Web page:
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Wednesday, December 5, 2018

There is No "New Testament;" Don't Use the Term, Please

I try to be very careful about my terminology. One of the things we learn in Judaism is that words have power. A couple of popular rhymes of my childhood from my childhood are in direct opposition to Jewish theology and values:
sticks and stones can break my bones,
but words can never harm me

losers weepers
finders keepers
We Jews are "the People of The Book," and that has two lessons for us. One is that every word and word choice has power. It is possible to destroy a person with the wrong word, even if only intended as a "joke" or to "tease." Also, "The Book" is our Tanach, Bible, the Jewish one, and it has never been revised, added to, by Gd.

There is No "New sic Testament." The meaning behind that term, especially as it's used in conjunction with the "Old sic Testament," sic, is that Christianity is the Gd sanctioned revision of Judaism, which no good Jew accepts.

Judaism is the only religion of the True Gd. The basis of Judaism in in the Tanach, Bible. And the basis of Judaism is that we have only One Gd and are forbidden to worship a human.

There is a Christian bible, and there is the Tanach, Bible. I'm not shy about pointing it out, even when the speaker is a renown Jewish lecturer/expert. We must be very careful in the terminology we use, because words have multiple meanings. Just because a term is the "accepted" one by the general public, does not make it Kosher.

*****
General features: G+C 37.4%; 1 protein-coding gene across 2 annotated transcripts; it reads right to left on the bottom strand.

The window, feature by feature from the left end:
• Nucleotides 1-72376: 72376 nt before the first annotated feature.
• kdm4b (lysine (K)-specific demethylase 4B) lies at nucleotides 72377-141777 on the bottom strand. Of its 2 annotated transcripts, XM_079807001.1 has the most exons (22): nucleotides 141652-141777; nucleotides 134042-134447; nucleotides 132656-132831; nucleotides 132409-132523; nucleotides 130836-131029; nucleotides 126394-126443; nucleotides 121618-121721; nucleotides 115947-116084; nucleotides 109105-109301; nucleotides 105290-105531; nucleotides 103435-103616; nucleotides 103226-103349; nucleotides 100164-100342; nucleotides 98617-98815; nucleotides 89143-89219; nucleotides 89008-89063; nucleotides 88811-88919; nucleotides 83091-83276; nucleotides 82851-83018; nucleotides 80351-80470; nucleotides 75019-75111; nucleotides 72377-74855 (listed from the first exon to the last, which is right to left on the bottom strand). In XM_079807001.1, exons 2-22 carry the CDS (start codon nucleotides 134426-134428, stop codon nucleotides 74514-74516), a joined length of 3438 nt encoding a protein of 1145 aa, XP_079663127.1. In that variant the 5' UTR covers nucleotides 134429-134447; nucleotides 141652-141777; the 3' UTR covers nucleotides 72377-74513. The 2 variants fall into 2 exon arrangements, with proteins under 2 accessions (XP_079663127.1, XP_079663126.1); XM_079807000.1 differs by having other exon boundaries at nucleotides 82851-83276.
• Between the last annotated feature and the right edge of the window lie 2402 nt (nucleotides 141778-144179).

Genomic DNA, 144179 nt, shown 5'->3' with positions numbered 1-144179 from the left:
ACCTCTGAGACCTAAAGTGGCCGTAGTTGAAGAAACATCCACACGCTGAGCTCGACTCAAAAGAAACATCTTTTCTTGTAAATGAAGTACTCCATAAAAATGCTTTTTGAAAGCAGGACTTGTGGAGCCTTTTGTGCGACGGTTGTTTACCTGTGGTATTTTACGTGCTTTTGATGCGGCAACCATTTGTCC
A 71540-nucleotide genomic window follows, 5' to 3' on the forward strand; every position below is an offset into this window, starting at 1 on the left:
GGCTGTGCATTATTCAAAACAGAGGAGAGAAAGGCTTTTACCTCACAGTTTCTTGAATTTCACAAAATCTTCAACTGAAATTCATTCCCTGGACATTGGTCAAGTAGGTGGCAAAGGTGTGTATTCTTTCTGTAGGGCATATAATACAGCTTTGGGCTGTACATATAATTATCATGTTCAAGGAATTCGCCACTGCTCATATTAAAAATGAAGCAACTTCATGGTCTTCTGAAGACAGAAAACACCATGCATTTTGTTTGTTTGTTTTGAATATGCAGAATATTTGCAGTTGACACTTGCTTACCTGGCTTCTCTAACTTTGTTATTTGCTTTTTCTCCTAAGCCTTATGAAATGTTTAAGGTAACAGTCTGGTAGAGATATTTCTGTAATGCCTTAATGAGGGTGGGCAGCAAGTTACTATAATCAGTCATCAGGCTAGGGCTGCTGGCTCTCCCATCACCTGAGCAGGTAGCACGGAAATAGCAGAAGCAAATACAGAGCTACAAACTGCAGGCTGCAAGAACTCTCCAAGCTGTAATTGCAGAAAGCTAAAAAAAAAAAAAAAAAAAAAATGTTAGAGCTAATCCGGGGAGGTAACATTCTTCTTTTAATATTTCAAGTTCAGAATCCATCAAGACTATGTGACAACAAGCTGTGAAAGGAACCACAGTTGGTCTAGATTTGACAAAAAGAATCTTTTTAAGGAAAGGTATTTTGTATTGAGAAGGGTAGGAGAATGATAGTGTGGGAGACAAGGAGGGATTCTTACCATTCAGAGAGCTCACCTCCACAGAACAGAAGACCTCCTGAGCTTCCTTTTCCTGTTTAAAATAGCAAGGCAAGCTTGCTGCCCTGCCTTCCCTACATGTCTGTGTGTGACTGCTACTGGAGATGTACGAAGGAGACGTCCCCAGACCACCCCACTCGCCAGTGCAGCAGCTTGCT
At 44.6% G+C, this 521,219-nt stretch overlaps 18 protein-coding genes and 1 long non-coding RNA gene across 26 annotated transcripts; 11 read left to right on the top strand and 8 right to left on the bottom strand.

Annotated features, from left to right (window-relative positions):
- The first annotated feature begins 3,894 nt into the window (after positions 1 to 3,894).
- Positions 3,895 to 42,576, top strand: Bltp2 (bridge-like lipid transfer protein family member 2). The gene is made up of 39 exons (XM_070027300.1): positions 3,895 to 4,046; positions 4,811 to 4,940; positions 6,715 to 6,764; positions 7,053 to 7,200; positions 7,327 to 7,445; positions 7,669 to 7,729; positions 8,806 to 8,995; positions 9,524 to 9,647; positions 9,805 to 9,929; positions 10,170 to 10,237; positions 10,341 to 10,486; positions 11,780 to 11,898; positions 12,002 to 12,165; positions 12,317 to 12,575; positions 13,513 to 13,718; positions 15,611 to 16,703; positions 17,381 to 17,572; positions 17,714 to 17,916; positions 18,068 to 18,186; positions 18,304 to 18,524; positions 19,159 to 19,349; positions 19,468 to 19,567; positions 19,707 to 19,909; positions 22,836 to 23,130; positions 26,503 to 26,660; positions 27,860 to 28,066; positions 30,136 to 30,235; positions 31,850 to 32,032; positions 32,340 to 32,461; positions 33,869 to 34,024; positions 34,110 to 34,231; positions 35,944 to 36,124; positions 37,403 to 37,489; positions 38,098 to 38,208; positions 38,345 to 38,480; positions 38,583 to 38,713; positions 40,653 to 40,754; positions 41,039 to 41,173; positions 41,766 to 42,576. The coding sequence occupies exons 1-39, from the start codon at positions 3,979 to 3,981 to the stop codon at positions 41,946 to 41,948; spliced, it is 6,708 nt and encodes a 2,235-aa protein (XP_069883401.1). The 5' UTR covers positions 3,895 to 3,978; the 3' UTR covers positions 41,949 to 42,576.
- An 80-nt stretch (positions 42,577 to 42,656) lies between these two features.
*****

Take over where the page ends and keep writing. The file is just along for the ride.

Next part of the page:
Chanukah is the Jewish Holiday during which we celebrate our victory over the Ancient Greeks and Hellenists, the assimilated Jews of the time. It's the perfect time to inspect our language and rid it of foreign anti-Jewish terms.

Chag Urim Sameach
May You have an Enlightened Holiday


Chanukah, day #3

19 comments:

Mr. Cohen said...

The Greek Testament is filled with pagan influences:

“And some Romans believed that there
was a single god from which all other
gods and goddesses got their powers.

This god was Sol, or the sun god.

Sol’s believers celebrated
his birthday on December 25.”

SOURCE: The Fall of the Roman Empire
(chapter 1, page 22) by Rita J. Markel,
year 2008, Twenty-First Century Books,
ISBN: 0822559196 ISBN: 9780822559191

Anonymous said...

Just saying regarding the saying:

sticks and stones can break my bones
but words can never hurt me ( your wrote harm me)_

sticks and stones will break bones,yes, but bones can heal and mend eventuallyl...

while words.. especially those that hurtful ones, shot out of ones mouth like poison arrows, they can go straight to your heart, and your soul, and then you hurt, and you can swallow and try to overcome it... but the wound remains, like its covered with a scab, and some memory or some such thing comes back to and you remember, and the scab peels back.. and the hurt is still there...

i would rather the sticks and stones... but not hateful and spiteful words.

just my thinking...

Batya Medad said...

Mr Cohen and a, yes

Sharbano said...

I've never used the term "bible" in any of my conversations. Whenever referencing I would use the term Xtian "text". The word "bible" denotes some type of authenticity.

Batya Medad said...

I always connected bible wth book

Sharbano said...

Understandable. But I've heard all too often how someone will say, "This is the bible of...", whatever. It is therefore assumed there is validity to it.